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I am creating a web site for my church. Because they know of no web programmer members, I am taking care of it with my meager skills. My problem is merely one of placement. I am trying to place an image in the top-left of the page, but, no matter what I do, it interferes with the other div elements on the page. This is my current CSS:

body {
background-color: #FFFFFF;
font-size:12px;
font-family:Verdana, Arial, Helvetica, sans-serif;
}
div#wrapper {
width: 90%;
background-color:#ffffff;
margin-top: 50px;
margin-bottom: 50px;
margin-left: auto;
margin-right: auto;
padding: 0px;
border: thin solid blue;
}
div#image {
padding: 15px;
margin: 0px;
float: left;
}
div#header {
padding: 15px;
margin: 0px;
text-align: center;
}
div#nav {
width: 25%;
padding: 10px;
margin-top: 100px;
float: left;
}
div#main {
margin-left: 30%;
margin-top: 100px;
padding: 10px;
}
div#footer {
padding: 15px;
margin: 0px;
border-top: thin solid blue;
text-align: center;
}

No matter how I define the image div, it always pushes the main, navigation, and header divs out of alignment. If I just place the image in another div, it still makes things move.

Is there any way to have the page centered with 90% width and everything else in the wrapper div, and also have the image in the top-right corner? If it would require a different type of thing, can someone help me figure it out? Something that works only in one browser won't help, as I want it to work as seamlessly as possible for the most people.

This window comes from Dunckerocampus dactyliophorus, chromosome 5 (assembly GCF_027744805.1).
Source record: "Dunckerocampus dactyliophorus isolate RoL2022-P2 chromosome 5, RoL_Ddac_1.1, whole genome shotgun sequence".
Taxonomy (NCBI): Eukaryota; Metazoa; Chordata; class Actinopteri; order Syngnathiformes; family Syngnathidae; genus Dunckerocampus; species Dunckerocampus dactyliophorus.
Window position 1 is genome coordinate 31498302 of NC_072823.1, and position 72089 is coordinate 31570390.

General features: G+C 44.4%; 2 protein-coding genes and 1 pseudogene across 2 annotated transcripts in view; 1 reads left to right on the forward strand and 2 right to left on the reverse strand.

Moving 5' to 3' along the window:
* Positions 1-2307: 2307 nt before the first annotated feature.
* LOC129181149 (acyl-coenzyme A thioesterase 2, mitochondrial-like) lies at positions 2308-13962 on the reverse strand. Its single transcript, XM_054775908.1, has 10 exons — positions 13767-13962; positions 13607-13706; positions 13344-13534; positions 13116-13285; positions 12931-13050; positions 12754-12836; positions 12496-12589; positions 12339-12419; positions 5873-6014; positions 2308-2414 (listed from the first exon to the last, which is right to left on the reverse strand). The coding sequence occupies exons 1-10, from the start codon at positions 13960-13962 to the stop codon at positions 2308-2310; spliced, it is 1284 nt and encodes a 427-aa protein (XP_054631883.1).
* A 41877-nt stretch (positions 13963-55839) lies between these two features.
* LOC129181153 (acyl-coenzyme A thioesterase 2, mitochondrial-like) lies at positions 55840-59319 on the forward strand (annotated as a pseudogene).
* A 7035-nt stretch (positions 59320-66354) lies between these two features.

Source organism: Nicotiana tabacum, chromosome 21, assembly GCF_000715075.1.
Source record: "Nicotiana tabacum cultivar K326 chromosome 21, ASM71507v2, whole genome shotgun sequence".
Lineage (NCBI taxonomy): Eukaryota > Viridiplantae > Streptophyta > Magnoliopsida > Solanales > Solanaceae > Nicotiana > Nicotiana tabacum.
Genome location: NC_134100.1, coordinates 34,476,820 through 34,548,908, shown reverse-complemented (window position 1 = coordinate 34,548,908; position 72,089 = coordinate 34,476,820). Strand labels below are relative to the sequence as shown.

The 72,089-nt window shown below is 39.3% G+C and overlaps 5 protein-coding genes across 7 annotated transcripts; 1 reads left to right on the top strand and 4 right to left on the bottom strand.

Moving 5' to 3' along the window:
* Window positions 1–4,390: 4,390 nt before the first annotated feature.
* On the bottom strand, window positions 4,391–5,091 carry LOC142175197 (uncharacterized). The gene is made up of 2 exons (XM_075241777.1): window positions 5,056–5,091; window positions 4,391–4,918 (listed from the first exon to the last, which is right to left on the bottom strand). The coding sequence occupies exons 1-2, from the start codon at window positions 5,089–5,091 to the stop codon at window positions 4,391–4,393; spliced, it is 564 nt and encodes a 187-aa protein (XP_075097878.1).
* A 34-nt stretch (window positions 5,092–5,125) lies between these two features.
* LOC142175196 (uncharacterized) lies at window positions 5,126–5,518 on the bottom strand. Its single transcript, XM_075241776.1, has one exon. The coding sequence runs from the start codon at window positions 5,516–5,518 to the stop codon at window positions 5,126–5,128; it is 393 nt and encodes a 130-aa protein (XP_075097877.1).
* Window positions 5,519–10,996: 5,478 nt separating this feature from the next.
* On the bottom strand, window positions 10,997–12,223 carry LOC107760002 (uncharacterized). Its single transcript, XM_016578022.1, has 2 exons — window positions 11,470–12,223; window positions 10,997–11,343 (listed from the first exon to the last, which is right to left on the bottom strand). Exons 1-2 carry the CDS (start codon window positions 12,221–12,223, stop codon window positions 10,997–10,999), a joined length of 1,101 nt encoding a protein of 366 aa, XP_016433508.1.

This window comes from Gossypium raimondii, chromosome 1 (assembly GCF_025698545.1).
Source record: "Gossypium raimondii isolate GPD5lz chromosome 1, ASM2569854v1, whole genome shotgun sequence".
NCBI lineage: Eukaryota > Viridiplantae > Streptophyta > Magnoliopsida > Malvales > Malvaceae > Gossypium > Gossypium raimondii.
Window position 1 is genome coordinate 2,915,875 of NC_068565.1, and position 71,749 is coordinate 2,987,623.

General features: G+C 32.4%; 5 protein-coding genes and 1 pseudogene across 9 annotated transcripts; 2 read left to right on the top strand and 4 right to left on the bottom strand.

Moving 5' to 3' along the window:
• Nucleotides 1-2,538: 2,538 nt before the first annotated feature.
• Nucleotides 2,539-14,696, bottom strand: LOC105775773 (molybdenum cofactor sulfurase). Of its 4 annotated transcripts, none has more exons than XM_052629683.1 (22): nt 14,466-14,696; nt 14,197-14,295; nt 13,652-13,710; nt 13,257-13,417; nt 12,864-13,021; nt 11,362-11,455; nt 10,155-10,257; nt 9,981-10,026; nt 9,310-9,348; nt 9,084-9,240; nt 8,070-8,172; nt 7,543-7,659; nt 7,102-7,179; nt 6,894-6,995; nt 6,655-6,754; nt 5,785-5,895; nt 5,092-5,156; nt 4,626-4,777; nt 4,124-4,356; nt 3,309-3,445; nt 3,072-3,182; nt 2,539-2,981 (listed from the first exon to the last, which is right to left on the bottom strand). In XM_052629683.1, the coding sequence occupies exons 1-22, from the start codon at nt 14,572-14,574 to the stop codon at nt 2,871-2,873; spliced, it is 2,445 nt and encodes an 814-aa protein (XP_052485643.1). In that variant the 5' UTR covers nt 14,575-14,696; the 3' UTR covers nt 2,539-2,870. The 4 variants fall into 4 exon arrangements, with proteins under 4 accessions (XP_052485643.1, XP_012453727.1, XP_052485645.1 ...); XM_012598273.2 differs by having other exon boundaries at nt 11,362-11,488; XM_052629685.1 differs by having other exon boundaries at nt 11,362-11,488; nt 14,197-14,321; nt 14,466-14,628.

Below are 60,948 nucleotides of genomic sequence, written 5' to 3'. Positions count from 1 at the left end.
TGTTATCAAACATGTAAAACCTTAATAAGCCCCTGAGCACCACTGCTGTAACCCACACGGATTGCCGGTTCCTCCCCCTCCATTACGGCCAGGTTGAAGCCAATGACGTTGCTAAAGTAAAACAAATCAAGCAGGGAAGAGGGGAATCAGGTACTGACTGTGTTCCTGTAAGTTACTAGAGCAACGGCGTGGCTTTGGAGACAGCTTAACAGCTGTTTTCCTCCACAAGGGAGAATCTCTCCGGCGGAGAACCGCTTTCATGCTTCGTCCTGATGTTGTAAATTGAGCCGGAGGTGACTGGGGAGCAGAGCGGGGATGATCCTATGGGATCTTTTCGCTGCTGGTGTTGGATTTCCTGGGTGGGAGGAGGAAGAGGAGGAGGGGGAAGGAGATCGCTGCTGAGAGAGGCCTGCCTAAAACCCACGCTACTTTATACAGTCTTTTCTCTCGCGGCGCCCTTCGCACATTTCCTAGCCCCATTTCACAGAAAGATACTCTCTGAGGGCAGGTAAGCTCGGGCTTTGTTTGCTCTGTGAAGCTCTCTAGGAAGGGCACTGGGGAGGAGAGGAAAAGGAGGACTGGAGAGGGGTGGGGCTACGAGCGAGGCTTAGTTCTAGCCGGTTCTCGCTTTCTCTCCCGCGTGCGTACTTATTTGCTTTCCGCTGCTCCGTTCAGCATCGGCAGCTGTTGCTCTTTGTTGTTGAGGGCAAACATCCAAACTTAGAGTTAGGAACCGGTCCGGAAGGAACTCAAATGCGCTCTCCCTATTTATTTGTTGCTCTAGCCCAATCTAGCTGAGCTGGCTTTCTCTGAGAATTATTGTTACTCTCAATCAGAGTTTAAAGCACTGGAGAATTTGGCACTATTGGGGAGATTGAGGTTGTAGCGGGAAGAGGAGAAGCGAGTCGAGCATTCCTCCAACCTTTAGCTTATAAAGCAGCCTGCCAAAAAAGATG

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3 Answers 3

up vote 3 down vote accepted

You might be looking to use absolute positioning,

#image { position:absolute; top:0; left:0; }

However this will need to stay relative to your wrapper:

#wrapper { position:relative; }

Though I'm strictly guessing, provide more info and you'll get a more definitive solution.

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This is almost exactly what I'm looking for, except is there any way to make the image be not at 0, 0, but 10, 10? I tried changing it to top:10;left:10; but it did not move at all. –  Joshua Nurczyk Oct 4 '09 at 2:49
    
.. specify the unit. 10 what? pixels? then '10px' –  meder Oct 4 '09 at 3:02
    
Thank you, I can't believe I didn't notice that... –  Joshua Nurczyk Oct 4 '09 at 3:04

Use z-index to put the image on a higher layer.

http://www.w3schools.com/Css/pr_pos_z-index.asp

This way nothing else gets moved.

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Assuming he's talking about #image it would first need a position other than static in order for the stacking order effect of z-index to take place. –  meder Oct 4 '09 at 2:32
    
That is true, I forgot to mention that part. –  James Black Oct 4 '09 at 2:59

If you don't want it to affect anything else on the page, can I just check that it's not a background image? If it's not, then have you tried making it a background image? That way it won't/can't affect the document flow and nothing will be moved because of it.

Though if you already have one background image it might complicate things a little.

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